When Beckett came in our room minutes before 5 the other morning (it was a Saturday, of course), I asked him why he was up so early.
I had to ask him several times before getting an answer as he roamed around our room aimlessly and throughout the second floor.
Finally, he answered me by saying, “Because those birds keep chirping at me from outside, and it was annoying me. Will you come downstairs with me and make my breakfast?”
That was one early start to the day, and over the next couple hours I reflected on how I dearly miss lazy weekend mornings. That’s a foreign concept to me and presumably all parents of little ones.
I am assured by veteran parents that soon enough my kids will be sleeping in and it will be a challenge to get them moving in the morning.
That’s certainly not the case these days, especially with Beckett, 4, who is up by 6 every morning and can be incredibly insistent that at least one parent come downstairs with him soon after he first opens his eyes.
Oftentimes, he does head downstairs by himself. However, the banging and other odd sounds makes Pam and me uneasy enough that one of us always jumps up and joins him downstairs. It’s the fear of the unknown that motivates us. It’s typically a good thing because his favorite place to explore is the kitchen and particularly the refrigerator. In fact, I found him one morning last week eating a Popsicle with the freezer door ajar and it wasn’t even 6:30 a.m. yet.
Carson, Beckett’s younger brother, has occasionally demonstrated a proclivity for sleeping in, but he is usually disturbed by his big brother’s antics throughout the house.
By antics, I am referring to his flying leaps down the stairs first thing, his boisterous bagel and juice chants shortly thereafter and his animated announcement of the location of my morning paper outside.
There is no question Beckett is a morning person. He’s actually an all-day guy. He never really slows down till he passes out in bed, When it’s time for bed, though, he goes down and out easily, and he’s apparently doing a supreme job of recharging his batteries because when he wakes up he’s immediately back to his high-energy self.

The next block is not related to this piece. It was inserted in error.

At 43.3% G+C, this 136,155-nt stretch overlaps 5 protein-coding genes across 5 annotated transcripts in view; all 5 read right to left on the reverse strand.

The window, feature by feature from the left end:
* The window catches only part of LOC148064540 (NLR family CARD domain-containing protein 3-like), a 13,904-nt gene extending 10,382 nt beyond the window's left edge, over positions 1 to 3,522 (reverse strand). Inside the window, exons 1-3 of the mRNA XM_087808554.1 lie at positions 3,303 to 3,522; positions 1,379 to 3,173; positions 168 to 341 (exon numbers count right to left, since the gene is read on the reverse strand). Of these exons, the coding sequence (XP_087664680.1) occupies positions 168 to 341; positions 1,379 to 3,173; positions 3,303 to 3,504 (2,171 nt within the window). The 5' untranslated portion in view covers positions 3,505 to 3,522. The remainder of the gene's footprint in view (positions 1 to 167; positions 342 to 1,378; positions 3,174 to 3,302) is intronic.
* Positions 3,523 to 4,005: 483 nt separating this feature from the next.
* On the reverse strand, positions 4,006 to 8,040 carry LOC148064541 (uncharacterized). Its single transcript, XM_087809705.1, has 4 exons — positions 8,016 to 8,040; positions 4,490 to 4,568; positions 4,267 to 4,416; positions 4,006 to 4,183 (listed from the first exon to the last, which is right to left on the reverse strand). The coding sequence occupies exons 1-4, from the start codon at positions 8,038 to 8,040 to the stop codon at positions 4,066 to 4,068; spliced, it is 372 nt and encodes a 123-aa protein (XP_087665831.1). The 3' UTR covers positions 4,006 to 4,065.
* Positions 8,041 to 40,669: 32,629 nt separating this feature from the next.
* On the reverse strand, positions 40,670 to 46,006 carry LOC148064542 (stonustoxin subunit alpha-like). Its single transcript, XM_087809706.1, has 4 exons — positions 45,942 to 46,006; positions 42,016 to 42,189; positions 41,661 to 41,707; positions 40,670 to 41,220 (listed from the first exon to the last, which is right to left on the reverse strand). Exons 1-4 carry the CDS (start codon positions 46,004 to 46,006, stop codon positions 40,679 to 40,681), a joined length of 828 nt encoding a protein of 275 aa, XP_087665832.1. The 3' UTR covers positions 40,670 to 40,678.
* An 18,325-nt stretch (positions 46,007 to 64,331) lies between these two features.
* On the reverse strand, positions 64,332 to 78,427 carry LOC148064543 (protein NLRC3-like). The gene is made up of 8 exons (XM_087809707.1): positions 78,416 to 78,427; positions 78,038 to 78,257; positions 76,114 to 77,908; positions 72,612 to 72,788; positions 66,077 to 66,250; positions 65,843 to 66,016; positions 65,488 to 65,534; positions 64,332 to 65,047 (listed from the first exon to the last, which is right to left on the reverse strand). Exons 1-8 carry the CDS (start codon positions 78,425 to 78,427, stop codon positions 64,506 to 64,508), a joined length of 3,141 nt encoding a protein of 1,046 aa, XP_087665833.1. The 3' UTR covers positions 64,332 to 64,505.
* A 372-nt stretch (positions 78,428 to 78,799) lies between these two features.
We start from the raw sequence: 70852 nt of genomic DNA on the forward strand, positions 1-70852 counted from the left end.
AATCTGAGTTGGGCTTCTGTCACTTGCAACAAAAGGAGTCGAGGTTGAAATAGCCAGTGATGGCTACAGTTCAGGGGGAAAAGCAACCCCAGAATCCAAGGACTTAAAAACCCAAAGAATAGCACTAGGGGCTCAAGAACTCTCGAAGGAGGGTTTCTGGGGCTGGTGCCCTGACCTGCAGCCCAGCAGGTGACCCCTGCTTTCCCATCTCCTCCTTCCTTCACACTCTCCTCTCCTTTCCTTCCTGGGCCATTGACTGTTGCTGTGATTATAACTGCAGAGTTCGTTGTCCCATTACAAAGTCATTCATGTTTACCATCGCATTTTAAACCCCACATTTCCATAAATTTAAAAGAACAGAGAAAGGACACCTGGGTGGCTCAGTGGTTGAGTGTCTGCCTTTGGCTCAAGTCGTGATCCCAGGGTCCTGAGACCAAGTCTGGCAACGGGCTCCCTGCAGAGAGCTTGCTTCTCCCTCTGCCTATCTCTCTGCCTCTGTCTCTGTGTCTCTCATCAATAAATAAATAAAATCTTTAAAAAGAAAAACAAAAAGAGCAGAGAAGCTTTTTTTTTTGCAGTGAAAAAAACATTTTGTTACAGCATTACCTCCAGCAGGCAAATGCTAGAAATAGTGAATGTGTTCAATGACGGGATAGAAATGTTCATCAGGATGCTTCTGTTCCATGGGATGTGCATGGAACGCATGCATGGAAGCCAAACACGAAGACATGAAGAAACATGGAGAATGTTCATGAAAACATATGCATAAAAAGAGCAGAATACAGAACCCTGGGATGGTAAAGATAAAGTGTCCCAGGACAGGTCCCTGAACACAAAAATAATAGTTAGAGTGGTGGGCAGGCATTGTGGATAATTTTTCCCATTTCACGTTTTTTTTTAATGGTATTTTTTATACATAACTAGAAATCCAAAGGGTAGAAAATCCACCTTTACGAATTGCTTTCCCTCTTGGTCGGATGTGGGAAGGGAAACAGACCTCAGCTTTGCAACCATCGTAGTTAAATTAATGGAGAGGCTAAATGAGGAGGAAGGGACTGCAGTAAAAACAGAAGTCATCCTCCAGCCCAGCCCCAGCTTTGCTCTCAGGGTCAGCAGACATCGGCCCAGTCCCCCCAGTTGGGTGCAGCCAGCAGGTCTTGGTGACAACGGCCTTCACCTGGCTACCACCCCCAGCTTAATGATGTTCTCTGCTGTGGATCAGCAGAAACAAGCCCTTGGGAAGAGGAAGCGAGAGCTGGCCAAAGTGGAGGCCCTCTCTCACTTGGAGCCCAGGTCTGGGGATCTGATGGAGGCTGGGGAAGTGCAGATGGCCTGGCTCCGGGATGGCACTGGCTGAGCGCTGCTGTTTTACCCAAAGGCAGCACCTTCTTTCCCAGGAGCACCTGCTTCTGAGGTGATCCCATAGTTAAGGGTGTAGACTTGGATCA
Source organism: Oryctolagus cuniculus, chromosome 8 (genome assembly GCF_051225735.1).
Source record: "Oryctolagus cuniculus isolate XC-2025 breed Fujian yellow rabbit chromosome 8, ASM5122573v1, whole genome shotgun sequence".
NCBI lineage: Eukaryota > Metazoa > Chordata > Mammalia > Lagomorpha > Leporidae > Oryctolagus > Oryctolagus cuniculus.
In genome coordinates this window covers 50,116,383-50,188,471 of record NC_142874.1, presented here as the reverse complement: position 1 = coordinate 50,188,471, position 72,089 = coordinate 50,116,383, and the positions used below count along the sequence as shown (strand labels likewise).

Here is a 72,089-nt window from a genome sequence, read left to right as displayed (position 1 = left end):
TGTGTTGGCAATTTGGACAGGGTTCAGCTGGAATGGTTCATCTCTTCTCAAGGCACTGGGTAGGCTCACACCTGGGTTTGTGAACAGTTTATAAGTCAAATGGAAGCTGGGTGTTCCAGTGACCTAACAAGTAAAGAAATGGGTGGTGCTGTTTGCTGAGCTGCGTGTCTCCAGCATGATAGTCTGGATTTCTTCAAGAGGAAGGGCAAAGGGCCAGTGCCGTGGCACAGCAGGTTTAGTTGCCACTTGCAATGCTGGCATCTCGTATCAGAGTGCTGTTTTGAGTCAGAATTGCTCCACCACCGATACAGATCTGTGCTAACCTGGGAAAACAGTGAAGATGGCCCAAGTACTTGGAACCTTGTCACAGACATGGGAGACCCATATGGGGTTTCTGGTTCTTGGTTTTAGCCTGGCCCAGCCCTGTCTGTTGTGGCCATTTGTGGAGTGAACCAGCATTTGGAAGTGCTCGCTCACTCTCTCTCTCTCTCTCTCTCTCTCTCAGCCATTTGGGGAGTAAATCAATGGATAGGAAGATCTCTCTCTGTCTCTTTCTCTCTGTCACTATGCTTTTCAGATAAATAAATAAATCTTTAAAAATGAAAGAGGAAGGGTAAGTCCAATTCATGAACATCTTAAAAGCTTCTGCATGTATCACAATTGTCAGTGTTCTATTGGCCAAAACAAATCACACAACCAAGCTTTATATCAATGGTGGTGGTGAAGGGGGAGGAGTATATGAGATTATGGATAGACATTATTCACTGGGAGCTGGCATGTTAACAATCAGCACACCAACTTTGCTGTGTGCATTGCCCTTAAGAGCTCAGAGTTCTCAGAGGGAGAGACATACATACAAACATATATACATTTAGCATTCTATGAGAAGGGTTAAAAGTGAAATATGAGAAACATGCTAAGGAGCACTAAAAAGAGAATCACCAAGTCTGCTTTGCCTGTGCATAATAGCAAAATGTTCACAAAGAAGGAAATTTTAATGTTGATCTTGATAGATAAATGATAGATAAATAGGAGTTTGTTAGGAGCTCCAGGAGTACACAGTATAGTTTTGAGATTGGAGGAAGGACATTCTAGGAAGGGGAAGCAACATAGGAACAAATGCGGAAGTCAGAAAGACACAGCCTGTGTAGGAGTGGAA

So much so that when he comes in early to our room in the morning he is usually all dressed and ready to start the day. It might not be the clothes he ends up wearing that particular day but he definitely dresses himself to express his eagerness to start the day. As a matter of fact, he has been lately coming in with his swimsuit and rash guard on, asking if I will jump in the pool with him. As usual, he is moving much faster than the rest of the house.
Carson, on the other hand, is a bit slower to get rolling in the morning. Unlike his big brother, he’s not one to eat as soon as he wakes up and he’s a slow starter. It often takes him several minutes to come downstairs in the morning and he prefers a few moments to himself before engaging others.
However, Beckett usually helps him get in the swing of things bringing out Carson’s 3-year-old energy and spirit that usually leads to the scaling of the furniture, turning over end tables, knocking books off the shelves and kicking of his brother.
All this usually plays out before 7 in the morning (insert deep breathes here).
Observing my kids while they are dancing provides a clear window into their personalities.
Carson is the smooth type who seems to enjoy the actual music and moves with the beat in a reserved manner, while Beckett is more of the exhibitionist and seems more interested in doing cartwheels and flailing around to actually listening to the music and trying to stay on beat.
As their dance moves would seem to indicate, Carson is more of the introvert while Beckett is clearly an extrovert.
It’s quite common at our house to find Carson standing in the living room wiggling his hips and moving his arms to the music. He occasionally brings out the air microphone (his clenched fist). Whenever he starts using this mock microphone, which is particularly interesting because he has yet to find his speech, he always bends down toward the ground as if to bust out a huge note. It’s quite hilarious to sit back and observe.
Carson’s wildest move is some high-knee stomping action while clapping simultaneously. This is a sign he is really feeling the music and usually he tries to coax one of his parents into joining him. That becomes challenging for me, particularly when it’s the Dora the Explorer theme song playing.
Conversely, Beckett prefers to dance alone and it’s a good thing because he needs lots of room for his theatrics, which usually include wild jumping, shaking, head bopping, hair tossing and arm and hand flailing. He has also been known to work in some furniture jumps and somersaults into his moves. When he really gets into it, we usually relocate some furniture and pull Carson away so he doesn’t get bumped into inadvertently.
No matter their differences, these impromptu dance sessions sure are excellent video occasions that I can’t wait to show to them and their friends when they are teenagers.